A fly veil or fly mask is just that, a veil or mask to protect a horse’s face, eyes and sometimes nose/ ears from flies and other insects. Flies, mosquitoes, and other little annoying bugs often attack the delicate skin on a horse’s face. Insects are not just annoying to horses but can also irritate skin around the eyes and nose, leading to infections and wounds that can clearly be painful and are often difficult to clear up.
A secondary purpose of fly veils is protection from harsh sunlight. It is a common misconception that only light-coloured horses need protection from the sun due to a higher risk of sunburn. Any area of pink skin has a higher potential to get burnt, therefore horses with a pink skinned nose need some form of protection (with the use of sun cream, a fly veil or both). However even dark coloured horses, with predominantly dark skin, may require sun protection too at times.
Fly veils are semi-transparent and made from a mesh allowing the horse to see and hear while wearing it. Various materials are available such as Ballistic Mesh, Breathable Mesh, Rip-Shield, Lycra, and Citronella Scented Mesh, offering a range varied in strength, softness, and breathability. Different horse owners prefer different styles of fly veil, and sometimes different types and styles will suit a particular horse.
There are common features when it comes to fly veil designs that ensure a horse’s comfort such as: darts or pleats to keep the mesh away from your horse’s eyes, adjustable fastenings, nose flaps, covered ears, reinforced edging, fleece protection, and clips to attach a lead rope to when leading your horse from the paddock.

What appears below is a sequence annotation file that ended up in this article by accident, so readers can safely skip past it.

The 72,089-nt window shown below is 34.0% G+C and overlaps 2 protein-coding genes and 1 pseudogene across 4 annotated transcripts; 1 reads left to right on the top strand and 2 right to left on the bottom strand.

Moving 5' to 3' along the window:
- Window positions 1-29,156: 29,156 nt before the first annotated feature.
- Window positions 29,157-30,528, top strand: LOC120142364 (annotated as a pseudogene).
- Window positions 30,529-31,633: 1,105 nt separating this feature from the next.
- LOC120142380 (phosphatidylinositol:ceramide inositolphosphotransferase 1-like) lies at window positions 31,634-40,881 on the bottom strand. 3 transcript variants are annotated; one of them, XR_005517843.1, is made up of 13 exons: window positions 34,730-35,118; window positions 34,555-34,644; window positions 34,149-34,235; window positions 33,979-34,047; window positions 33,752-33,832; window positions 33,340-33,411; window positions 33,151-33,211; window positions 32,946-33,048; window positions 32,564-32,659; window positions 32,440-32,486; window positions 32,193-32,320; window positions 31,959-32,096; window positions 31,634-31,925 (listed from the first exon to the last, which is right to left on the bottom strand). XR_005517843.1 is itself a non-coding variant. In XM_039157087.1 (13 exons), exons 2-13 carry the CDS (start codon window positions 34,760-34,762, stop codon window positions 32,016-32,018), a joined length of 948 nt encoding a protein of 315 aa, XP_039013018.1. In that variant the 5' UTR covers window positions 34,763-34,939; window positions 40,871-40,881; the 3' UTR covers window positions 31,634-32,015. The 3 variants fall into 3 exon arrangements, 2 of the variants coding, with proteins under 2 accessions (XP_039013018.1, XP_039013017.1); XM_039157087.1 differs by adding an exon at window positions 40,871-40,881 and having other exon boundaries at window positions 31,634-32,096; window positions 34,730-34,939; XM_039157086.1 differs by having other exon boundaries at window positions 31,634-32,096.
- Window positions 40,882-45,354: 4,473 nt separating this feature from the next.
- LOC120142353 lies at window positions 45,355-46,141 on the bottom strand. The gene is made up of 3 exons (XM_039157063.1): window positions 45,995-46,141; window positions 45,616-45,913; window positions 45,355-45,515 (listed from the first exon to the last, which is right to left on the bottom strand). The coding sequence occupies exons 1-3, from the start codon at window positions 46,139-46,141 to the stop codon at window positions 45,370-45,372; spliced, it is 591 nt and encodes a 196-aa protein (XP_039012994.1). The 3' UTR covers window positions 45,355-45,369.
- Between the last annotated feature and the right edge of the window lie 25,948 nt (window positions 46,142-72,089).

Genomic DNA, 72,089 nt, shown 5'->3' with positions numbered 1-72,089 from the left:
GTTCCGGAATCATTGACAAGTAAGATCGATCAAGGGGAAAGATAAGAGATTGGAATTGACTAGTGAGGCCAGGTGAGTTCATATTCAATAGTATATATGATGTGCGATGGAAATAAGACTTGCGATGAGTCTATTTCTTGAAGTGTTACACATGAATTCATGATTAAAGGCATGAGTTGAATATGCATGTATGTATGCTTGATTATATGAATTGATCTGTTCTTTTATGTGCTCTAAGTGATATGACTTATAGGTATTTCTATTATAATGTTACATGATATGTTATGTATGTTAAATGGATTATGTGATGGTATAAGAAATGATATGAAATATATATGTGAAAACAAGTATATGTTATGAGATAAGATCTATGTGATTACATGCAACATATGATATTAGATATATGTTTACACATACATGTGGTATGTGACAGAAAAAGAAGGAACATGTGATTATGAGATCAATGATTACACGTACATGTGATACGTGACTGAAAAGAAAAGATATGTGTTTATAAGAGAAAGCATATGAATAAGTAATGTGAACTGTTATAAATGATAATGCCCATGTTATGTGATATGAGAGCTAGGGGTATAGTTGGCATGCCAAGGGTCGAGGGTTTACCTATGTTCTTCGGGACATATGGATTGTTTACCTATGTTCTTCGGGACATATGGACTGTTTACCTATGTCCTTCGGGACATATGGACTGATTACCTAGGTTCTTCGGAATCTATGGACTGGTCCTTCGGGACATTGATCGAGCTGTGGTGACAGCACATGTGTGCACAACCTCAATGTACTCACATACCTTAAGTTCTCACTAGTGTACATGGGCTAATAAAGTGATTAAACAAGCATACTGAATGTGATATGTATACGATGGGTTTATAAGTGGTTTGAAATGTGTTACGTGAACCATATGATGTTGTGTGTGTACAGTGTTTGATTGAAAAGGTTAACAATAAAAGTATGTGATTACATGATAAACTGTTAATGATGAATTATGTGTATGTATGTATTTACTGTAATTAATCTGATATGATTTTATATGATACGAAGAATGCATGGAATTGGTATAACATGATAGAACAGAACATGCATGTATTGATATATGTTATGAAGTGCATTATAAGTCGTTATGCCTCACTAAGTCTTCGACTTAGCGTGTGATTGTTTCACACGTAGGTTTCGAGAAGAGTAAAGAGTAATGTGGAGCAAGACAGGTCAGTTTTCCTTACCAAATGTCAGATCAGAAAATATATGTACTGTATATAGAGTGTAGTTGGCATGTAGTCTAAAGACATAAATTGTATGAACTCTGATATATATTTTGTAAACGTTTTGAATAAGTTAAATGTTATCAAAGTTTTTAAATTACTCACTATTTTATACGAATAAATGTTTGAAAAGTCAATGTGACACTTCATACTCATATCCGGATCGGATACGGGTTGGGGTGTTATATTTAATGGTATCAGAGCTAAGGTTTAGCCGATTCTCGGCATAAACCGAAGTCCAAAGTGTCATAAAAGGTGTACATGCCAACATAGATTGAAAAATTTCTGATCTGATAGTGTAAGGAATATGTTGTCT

Whilst fly veils are available in a variety of colours, it is usually recommended to use black mesh fly veils, particularly when horses are out in the paddock. A light-coloured fly veil may reflect light back into the eyes and reduce vision. If you look through black mesh, you can see much more clearly with minimal glare. So effectively, if you put a light-coloured mesh fly veil on your horse in the paddock, on a sunny day, it may impair vision.
You can also ride in a fly veil, providing the one you use has black mesh (for clear vision), your horse is not bothered by it, and that it does not interfere with your bridle. Fly veils are typically worn while riding to stop horses getting distracted by flies and other insects. They are especially effective for sensitive horses or those who may excessively head shake when being worked. If you are considering riding with a fly veil on, be sure to test out your horse’s reactions first in an enclosed area before galloping across the countryside or flying over a jump.
When using a fly veil, it is important ensure that it fits well and is securely fastened to reduce the chance of it getting hooked on fences or trees, from coming off when the horse rubs its head and from ending up positioned badly. Fly veils should be checked daily if possible and some horse owners choose to remove them at night, but it comes down to personal preference and ability. You may also need to clean your fly veil once a week, as eye and nose discharge, plus dust, can build up and irritate.
It is also very important to note that in the event of higher fire danger rated days, it can be a good idea to remove fly veils if possible. Many fly veils can melt on to the horse if they get trapped in a fire, which can cause serious burns and injuries.